Another increasingly popular and influential genre last year was science fiction, with 250,000 new titles published, a 15-percent year-on-year increase. One of these, Hidden Corners, a science fiction work similar in spirit to the Three-Body Problem, which applauded humankind's courage and wisdom when facing catastrophic difficulties, was awarded with the 34th Galaxy Award for online literature. The Galaxy Award is the most prestigious science fiction award in China, which was initiated in 1985 by sci-fi magazine Science Fiction World.

"The blossoming of science fiction works in online literature not only reflects a new trend in the literature market, but also demonstrates people's expectations for and imagination of the future," Xu said, adding that the scientific knowledge that the theme required for writing posed challenges to many writers.

"Some creative writers have begun to combine mythical stories and folktales from ancient China with science fiction elements, promoting traditional Chinese culture and Chinese people's endeavors in scientific discovery," Ma Ji, a researcher at the Online Literature Institute of the China Writers Association, told China Reading Weekly.

Overseas popularity 

China's online literature is also gaining international traction. In 2023, its overseas market scale exceeded 4 billion yuan ($55.23 million), with nearly 200 million active readers outside China. These readers were broadly distributed among the world's countries and regions, and of them, Gen Zs accounted for 80 percent. Multiple overseas Chinese online literature apps have over 100,000 daily active users.

"Chinese online novels have captivated a huge reader base in Southeast Asia," Andeez Ziauddin, a Bangladeshi student at Fudan University in Shanghai, said at the online literature influencer event. "One of the students I tutor is a big fan of these works and the videos and dramas derived from them, and she regularly recommends them to me. I also know lots of people who are learning Chinese in order to understand the online literature works better, and those who even start writing online in Chinese or in Chinese genres."

"Taoists" is the collective term overseas enthusiasts of Chinese online literature use to refer to themselves. The religion, which originated in China's Han Dynasty (202 B.C.-A.D. 220), is frequently featured in Chinese online literature works, especially in wuxia (martial arts) and xianxia (Chinese fantasy heavily inspired by Chinese mythology and influenced by the philosophies of Taoism, Chan Buddhism and Chinese martial arts) genres.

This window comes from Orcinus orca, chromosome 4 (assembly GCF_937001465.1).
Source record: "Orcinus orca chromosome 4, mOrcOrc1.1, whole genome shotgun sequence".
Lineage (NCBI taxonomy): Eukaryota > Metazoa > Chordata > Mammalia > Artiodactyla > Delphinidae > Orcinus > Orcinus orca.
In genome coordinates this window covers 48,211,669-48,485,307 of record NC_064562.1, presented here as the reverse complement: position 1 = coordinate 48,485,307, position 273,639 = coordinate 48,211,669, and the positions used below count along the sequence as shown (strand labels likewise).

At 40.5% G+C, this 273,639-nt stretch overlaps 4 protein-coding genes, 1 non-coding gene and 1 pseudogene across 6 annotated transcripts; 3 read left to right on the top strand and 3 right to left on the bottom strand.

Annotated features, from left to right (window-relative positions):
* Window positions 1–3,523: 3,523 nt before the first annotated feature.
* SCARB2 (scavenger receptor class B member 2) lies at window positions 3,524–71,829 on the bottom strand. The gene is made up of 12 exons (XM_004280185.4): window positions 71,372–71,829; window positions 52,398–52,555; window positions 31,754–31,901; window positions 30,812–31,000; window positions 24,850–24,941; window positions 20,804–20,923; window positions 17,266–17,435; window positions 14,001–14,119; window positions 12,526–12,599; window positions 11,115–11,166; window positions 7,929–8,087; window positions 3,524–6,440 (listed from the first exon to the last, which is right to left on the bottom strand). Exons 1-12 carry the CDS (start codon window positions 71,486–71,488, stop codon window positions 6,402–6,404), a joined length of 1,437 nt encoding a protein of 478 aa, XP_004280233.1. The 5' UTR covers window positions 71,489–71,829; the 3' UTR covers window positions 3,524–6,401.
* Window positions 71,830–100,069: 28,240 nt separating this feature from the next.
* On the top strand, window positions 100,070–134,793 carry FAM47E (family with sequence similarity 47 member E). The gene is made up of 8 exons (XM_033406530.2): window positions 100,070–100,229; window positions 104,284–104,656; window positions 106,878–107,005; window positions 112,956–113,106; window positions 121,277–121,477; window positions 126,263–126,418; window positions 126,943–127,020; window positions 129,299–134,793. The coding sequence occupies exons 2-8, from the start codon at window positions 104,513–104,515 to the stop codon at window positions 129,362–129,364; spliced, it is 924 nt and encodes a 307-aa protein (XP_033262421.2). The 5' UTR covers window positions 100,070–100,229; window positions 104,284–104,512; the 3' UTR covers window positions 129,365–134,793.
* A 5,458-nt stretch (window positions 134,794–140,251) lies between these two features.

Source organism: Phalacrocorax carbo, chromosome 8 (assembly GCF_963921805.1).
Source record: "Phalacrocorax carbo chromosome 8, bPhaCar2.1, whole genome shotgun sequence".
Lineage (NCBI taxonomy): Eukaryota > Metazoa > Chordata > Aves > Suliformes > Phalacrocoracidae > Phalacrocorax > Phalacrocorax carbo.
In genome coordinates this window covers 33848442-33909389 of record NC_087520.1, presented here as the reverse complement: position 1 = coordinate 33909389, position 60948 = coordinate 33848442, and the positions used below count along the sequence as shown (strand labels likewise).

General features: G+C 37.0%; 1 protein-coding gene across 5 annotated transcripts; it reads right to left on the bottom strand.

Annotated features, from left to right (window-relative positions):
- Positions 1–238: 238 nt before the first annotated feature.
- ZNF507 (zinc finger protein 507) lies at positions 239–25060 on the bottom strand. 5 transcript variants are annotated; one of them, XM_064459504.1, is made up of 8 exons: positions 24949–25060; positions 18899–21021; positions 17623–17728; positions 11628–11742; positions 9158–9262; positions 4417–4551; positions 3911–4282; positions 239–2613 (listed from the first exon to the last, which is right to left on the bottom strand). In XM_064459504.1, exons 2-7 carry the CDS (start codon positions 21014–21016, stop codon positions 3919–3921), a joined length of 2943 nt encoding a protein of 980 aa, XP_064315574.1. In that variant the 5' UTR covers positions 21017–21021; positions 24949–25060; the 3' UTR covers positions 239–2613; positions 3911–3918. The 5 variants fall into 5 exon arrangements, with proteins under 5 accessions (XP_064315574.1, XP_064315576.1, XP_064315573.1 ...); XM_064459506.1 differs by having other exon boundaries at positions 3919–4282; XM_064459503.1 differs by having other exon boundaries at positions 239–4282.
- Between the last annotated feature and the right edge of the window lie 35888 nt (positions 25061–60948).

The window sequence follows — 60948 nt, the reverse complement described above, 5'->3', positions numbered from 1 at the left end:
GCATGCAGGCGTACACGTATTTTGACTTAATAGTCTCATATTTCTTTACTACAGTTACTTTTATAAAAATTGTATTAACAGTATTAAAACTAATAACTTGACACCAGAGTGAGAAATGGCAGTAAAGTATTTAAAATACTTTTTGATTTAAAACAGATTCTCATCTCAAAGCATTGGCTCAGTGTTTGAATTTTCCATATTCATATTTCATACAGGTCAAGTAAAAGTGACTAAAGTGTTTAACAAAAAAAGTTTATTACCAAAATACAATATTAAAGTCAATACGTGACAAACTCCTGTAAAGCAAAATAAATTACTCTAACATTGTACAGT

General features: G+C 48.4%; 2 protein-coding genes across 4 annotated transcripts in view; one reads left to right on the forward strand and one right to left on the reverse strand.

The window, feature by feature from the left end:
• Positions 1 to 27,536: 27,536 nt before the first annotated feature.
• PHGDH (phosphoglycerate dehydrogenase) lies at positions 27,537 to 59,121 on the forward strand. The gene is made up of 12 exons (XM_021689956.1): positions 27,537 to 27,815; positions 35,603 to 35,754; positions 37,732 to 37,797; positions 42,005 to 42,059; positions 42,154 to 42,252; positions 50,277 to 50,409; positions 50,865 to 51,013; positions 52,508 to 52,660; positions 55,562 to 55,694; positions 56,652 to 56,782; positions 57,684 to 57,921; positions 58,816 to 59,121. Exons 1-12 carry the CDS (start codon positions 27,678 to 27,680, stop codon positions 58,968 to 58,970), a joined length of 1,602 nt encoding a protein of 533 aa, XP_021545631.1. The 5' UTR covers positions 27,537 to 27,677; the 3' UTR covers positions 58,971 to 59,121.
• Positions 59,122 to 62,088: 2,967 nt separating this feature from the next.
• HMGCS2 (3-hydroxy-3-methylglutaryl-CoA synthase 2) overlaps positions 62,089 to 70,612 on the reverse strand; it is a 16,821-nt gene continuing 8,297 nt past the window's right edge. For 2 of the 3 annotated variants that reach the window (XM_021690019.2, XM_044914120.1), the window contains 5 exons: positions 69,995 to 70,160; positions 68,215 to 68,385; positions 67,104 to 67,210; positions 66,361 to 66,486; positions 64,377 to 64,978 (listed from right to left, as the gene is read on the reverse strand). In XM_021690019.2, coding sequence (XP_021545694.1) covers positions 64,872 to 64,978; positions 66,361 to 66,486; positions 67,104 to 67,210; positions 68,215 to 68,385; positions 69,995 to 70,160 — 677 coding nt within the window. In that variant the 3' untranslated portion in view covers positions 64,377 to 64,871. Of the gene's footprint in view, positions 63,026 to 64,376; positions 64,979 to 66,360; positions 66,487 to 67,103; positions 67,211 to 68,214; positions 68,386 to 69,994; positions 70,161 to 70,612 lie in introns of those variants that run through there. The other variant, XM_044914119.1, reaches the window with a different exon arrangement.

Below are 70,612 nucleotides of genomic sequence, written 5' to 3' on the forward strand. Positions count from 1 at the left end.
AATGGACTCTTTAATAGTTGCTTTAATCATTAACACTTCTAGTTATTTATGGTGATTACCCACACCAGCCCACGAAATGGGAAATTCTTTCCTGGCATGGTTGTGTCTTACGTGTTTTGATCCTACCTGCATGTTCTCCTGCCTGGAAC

Some Taoists who are proficient in Chinese even translate the works for free, giving rise to hundreds of translation websites especially for Chinese online literature, such as WuxiaWorld and Gravity Tales. Through reading from these websites, millions of readers have learned about Chinese history, mythology and folktales, becoming "China fans" and "China experts" along the way.

Some overseas readers are no longer satisfied with reading translated literature and create Chinese-genre works in their own languages. According to the report by the China Writers Association, as of the end of 2023, overseas platforms had signed nearly 1 million writers and created over 1.5 million original works of Chinese-genre literature.

"One of the reasons Chinese online novels are so popular overseas is that the works are rich in cultural and historical content," The Bilps, an online novelist from the Philippines, said. "This is the catalyst boosting the wide spread of Chinese online literature, and one that has distinguished it from many other genres and categories."

"With the increasing international influence of Chinese online literature, we are faced with new challenges and opportunities," Chinese online writer Yuantong said at the Shanghai event. "It is important for us writers to shoulder more social responsibility and pay more attention to the content and principles that our work conveys to the world."

Copyedited by G.P. Wilson 

Comments to zhangyage@cicgamericas.com